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J Clin Oncol. 2013 Sep 10;31(26):3182-90. doi: 10.1200/JCO.2012.47.7836. Epub 2013 Jun 17.

Imatinib for melanomas harboring mutationally activated or amplified KIT arising on mucosal, acral, and chronically sun-damaged skin.

Author information

1
F. Stephen Hodi, Anita Giobbie-Hurder, Philip Friedlander, Jason J. Luke, Katherine A. Zukotynski, Jeffrey T. Yap, Annick D. Van den Abbeele, and George D. Demetri, Dana-Farber Cancer Institute; Jonathan A. Fletcher, Meijun Zhu, and Adrian Marino-Enriquez, Brigham and Women's Hospital; Donald Lawrence, Keith T. Flaherty, and David E. Fisher, Massachusetts General Hospital, Boston, MA; Christopher L. Corless, Michael C. Heinrich, and Carol Beadling, Portland Veterans Administration Medical Center and Oregon Health & Science University, Portland, OR; Philip Friedlander, Mount Sinai Medical Center, New York, NY; Rene Gonzalez, University of Colorado Cancer Center, Aurora, CO; Jeffrey S. Weber, H. Lee Moffitt Cancer Center and Research Institute, Tampa, FL; Thomas F. Gajewski, University of Chicago, Chicago, IL; Steven J. O'Day, Beverly Hills Cancer Center, Beverly Hills, CA; Kevin B. Kim, The University of Texas MD Anderson Cancer Center, Houston, TX; Frances A. Collichio, The University of North Carolina at Chapel Hill, Chapel Hill, NC; and Marc S. Ernstoff, Geisel School of Medicine and Norris Cotton Cancer Center, Hanover, NH.

Abstract

PURPOSE:

Amplifications and mutations in the KIT proto-oncogene in subsets of melanomas provide therapeutic opportunities.

PATIENTS AND METHODS:

We conducted a multicenter phase II trial of imatinib in metastatic mucosal, acral, or chronically sun-damaged (CSD) melanoma with KIT amplifications and/or mutations. Patients received imatinib 400 mg once per day or 400 mg twice per day if there was no initial response. Dose reductions were permitted for treatment-related toxicities. Additional oncogene mutation screening was performed by mass spectroscopy.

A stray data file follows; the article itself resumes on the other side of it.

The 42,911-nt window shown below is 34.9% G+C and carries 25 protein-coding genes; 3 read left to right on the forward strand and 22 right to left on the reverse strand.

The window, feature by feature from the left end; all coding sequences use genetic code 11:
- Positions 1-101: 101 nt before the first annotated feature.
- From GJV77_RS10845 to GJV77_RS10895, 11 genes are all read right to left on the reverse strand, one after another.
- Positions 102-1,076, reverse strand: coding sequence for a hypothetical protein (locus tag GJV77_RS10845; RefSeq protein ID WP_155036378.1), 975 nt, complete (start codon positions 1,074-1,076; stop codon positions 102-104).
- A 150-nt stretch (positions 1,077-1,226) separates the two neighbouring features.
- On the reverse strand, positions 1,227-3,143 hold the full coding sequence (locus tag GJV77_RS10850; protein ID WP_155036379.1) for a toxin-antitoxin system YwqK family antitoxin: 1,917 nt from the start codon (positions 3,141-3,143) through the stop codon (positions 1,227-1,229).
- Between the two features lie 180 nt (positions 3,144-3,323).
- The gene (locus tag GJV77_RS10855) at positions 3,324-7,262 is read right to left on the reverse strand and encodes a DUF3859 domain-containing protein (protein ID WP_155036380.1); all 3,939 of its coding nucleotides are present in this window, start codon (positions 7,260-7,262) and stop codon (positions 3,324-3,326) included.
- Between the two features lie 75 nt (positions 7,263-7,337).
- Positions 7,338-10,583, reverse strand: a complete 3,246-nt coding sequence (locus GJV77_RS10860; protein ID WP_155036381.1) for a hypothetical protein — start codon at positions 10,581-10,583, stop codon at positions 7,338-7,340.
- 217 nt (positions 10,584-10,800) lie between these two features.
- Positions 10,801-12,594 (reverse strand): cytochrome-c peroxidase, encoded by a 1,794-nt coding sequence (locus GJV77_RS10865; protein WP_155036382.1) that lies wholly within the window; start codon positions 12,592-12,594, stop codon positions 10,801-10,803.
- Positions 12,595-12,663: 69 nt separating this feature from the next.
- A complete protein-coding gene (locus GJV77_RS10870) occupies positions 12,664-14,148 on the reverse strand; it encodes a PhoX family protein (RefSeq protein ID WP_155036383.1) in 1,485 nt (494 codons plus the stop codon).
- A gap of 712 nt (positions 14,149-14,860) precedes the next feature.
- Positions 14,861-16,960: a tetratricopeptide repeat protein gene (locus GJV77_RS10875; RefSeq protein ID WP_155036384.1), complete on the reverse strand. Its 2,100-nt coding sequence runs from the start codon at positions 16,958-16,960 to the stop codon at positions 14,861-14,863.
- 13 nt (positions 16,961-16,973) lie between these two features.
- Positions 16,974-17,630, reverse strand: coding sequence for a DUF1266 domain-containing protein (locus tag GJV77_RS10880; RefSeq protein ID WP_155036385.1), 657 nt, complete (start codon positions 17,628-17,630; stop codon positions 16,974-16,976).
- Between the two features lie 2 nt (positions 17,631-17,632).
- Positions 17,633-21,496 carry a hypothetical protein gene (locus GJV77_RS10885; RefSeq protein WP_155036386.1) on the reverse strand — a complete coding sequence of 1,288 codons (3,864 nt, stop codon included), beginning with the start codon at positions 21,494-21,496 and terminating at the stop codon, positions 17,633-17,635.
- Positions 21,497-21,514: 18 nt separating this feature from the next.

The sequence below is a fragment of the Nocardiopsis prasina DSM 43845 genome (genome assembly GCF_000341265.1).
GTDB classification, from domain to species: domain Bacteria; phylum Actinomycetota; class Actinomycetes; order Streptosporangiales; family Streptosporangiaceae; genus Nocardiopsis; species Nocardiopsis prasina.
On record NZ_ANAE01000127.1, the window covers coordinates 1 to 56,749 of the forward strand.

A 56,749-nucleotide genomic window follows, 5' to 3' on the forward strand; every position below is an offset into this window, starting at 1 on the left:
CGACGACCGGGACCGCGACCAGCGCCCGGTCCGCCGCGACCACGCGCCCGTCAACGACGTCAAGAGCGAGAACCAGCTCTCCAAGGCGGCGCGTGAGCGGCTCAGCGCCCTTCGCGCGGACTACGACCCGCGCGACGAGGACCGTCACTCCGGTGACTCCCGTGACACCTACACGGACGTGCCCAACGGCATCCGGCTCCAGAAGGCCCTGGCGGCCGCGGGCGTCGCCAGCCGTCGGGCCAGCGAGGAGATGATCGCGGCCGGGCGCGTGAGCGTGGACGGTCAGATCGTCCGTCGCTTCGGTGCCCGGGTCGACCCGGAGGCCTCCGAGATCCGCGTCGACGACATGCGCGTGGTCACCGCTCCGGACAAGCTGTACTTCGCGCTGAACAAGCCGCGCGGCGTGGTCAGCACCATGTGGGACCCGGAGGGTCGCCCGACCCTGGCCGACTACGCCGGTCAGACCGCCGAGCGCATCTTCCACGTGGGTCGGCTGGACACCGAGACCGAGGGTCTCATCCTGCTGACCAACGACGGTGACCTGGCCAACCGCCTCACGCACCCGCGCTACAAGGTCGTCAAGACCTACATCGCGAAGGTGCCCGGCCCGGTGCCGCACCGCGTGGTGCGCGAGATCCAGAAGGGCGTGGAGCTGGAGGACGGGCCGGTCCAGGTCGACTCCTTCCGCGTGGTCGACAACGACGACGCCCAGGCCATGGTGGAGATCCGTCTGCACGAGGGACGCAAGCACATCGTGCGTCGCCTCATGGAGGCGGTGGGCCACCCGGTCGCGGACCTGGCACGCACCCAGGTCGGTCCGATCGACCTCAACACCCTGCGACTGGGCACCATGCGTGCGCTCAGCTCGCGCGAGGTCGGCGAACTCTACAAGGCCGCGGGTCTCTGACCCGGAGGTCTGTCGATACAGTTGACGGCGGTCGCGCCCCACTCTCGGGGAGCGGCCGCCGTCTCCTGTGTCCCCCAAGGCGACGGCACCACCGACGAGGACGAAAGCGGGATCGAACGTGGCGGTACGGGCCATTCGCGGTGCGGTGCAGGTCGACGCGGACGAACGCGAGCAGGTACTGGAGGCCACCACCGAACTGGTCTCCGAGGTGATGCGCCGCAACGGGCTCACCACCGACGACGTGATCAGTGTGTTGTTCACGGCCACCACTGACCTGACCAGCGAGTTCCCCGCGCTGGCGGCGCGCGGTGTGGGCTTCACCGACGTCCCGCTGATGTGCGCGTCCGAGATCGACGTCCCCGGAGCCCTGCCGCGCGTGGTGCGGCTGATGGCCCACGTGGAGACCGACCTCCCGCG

RESULTS:

Twenty-five patients were enrolled (24 evaluable). Eight patients (33%) had tumors with KIT mutations, 11 (46%) with KIT amplifications, and five (21%) with both. Median follow-up was 10.6 months (range, 3.7 to 27.1 months). Best overall response rate (BORR) was 29% (21% excluding nonconfirmed responses) with a two-stage 95% CI of 13% to 51%. BORR was significantly greater than the hypothesized null of 5% and statistically significantly different by mutation status (7 of 13 or 54% KIT mutated v 0% KIT amplified only). There were no statistical differences in rates of progression or survival by mutation status or by melanoma site. The overall disease control rate was 50% but varied significantly by KIT mutation status (77% mutated v 18% amplified). Four patients harbored pretreatment NRAS mutations, and one patient acquired increased KIT amplification after treatment.

CONCLUSION:

Melanomas that arise on mucosal, acral, or CSD skin should be assessed for KIT mutations. Imatinib can be effective when tumors harbor KIT mutations, but not if KIT is amplified only. NRAS mutations and KIT copy number gain may be mechanisms of therapeutic resistance to imatinib.

TRIAL REGISTRATION:

ClinicalTrials.gov NCT00424515.

PMID:
23775962
PMCID:
PMC4878082
DOI:
10.1200/JCO.2012.47.7836
[Indexed for MEDLINE]
Free PMC Article

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